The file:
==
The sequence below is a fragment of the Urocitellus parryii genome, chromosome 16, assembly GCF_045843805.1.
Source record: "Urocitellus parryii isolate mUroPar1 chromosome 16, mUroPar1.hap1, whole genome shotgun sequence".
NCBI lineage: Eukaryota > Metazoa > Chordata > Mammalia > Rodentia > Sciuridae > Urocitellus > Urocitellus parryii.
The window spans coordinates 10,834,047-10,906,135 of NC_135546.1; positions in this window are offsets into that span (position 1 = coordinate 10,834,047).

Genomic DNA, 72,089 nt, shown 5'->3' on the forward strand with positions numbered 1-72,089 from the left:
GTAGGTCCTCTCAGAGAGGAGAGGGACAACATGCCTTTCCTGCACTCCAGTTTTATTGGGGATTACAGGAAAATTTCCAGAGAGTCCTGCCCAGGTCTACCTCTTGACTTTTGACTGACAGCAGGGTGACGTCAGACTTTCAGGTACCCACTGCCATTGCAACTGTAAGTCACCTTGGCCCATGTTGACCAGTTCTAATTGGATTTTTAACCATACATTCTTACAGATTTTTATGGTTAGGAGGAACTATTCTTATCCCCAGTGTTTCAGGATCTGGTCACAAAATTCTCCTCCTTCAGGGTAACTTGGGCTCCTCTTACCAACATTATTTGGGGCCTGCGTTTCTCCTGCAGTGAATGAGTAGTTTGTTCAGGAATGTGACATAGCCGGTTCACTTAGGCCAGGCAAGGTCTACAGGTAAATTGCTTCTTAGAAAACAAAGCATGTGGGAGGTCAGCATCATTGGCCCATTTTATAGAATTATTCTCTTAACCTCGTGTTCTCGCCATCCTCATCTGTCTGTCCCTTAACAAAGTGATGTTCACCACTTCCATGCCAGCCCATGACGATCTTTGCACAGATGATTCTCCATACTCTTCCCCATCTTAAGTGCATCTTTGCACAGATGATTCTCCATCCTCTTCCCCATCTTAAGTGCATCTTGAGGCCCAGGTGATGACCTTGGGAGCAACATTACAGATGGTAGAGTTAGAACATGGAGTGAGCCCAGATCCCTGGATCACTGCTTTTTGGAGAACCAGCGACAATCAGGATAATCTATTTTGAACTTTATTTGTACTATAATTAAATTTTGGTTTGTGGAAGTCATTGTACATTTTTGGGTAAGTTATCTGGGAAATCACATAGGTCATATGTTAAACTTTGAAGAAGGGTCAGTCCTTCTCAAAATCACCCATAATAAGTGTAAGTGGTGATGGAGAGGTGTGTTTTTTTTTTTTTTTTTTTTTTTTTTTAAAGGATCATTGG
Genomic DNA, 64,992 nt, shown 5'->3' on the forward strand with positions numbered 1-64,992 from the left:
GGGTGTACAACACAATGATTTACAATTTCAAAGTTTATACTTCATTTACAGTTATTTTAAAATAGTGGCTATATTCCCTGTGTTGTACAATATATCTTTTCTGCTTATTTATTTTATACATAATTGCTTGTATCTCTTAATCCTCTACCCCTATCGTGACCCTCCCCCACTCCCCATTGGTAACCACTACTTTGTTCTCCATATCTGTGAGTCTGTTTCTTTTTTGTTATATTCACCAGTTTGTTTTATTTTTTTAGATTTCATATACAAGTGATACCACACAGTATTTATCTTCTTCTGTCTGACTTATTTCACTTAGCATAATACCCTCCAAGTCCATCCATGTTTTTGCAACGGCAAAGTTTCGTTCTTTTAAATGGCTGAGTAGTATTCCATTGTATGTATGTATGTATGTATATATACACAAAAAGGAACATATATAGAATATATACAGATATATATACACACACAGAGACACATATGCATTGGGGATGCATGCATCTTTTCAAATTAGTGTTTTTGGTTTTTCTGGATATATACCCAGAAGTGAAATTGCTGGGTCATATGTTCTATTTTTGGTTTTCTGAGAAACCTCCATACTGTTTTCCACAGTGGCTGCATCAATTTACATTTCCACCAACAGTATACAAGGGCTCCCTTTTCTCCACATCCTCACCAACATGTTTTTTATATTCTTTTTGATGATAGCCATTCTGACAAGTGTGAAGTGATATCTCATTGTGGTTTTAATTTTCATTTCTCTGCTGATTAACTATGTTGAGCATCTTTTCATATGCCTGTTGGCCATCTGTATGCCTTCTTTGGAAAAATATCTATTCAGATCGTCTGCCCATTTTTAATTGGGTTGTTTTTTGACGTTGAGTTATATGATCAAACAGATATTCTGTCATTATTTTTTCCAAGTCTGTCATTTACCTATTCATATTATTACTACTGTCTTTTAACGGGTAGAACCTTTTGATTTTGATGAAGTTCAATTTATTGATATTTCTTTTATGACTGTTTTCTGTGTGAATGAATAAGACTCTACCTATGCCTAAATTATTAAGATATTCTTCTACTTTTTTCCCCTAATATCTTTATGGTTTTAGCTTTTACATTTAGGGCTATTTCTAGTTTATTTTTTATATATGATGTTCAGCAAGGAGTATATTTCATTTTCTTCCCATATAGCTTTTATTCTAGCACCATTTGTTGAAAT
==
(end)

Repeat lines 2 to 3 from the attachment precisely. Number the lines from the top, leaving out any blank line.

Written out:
Source record: "Urocitellus parryii isolate mUroPar1 chromosome 16, mUroPar1.hap1, whole genome shotgun sequence".
NCBI lineage: Eukaryota > Metazoa > Chordata > Mammalia > Rodentia > Sciuridae > Urocitellus > Urocitellus parryii.